Over the past seven days, mechanised formations also trained.
On Tuesday, personnel of the 78th Mechanised Battalion (6th Mechanised Brigade) took part in the complex tactical exercise with live ammo firing. During its course, a BTR-82A-equipped subunit blocked and neutralised a sabotage and reconnaissance group of a mock enemy, most likely at the Gozhsky Training Ground. A day later, an analogical training event involved the brigade’s tank subunit. During its course, tank platoons conducted live ammo firing.
On Friday, the 227th Combined Arms Training Ground hosted tactical firing classes of the 120th Mechanised Brigade. During the drills, an unspecified mechanised subunit trained defensive operations. Personnel carried out BMP-2 and rifle firing, combined with tactical medicine classes. Besides, soldiers of the 355th Tank Battalion (120th Mechanised Brigade) underwent military topography training classes a day later.
Other noteworthy exercises involved specialised formations. Specifically, the 8th Radiotechnical Brigade held a command-staff exercise between Tuesday and Thursday. The drill involved the deployment of a field command post and starting (radiotechnical) combat duty near Kletsk. They also deployed anti-air assets (ZSU-23-2) to protect their operations from opposing forces’ UAVs.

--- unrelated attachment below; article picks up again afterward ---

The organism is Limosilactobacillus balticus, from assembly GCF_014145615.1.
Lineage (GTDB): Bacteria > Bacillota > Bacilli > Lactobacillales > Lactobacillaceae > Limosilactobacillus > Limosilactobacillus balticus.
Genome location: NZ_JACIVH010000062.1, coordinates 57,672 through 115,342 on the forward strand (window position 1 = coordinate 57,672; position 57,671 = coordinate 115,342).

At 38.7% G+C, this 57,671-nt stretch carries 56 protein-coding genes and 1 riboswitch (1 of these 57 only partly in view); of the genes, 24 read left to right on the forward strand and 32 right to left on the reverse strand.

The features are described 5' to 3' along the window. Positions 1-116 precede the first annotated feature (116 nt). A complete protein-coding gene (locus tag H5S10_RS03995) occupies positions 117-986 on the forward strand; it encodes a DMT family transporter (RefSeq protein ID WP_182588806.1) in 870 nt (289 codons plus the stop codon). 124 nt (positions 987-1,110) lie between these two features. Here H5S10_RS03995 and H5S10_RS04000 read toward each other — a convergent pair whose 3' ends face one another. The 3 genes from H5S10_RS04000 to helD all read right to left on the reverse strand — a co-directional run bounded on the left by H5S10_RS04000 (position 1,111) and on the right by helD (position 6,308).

Col. Igor Tischenko, the Chief of Belarusian Radiotechnical Troops, supervised the exercise.
On Wednesday, the Minsk Military Commandant's Office soldiers participated in the firing classes at the Uruchcha Training Ground. 36th Road and Bridge Brigade officers underwent practical driving lessons two days later.
Last week, training actions engaging reserve servicemen also occurred.
On Tuesday, the 841st Artillery Group of the 11th Mechanised Brigade started the induction planned induction of reservists. A similar event also occurred in Brest, where local military commissariats called up about 25 reservists, who will be responsible for maintaining military equipment in unspecified military formation(s).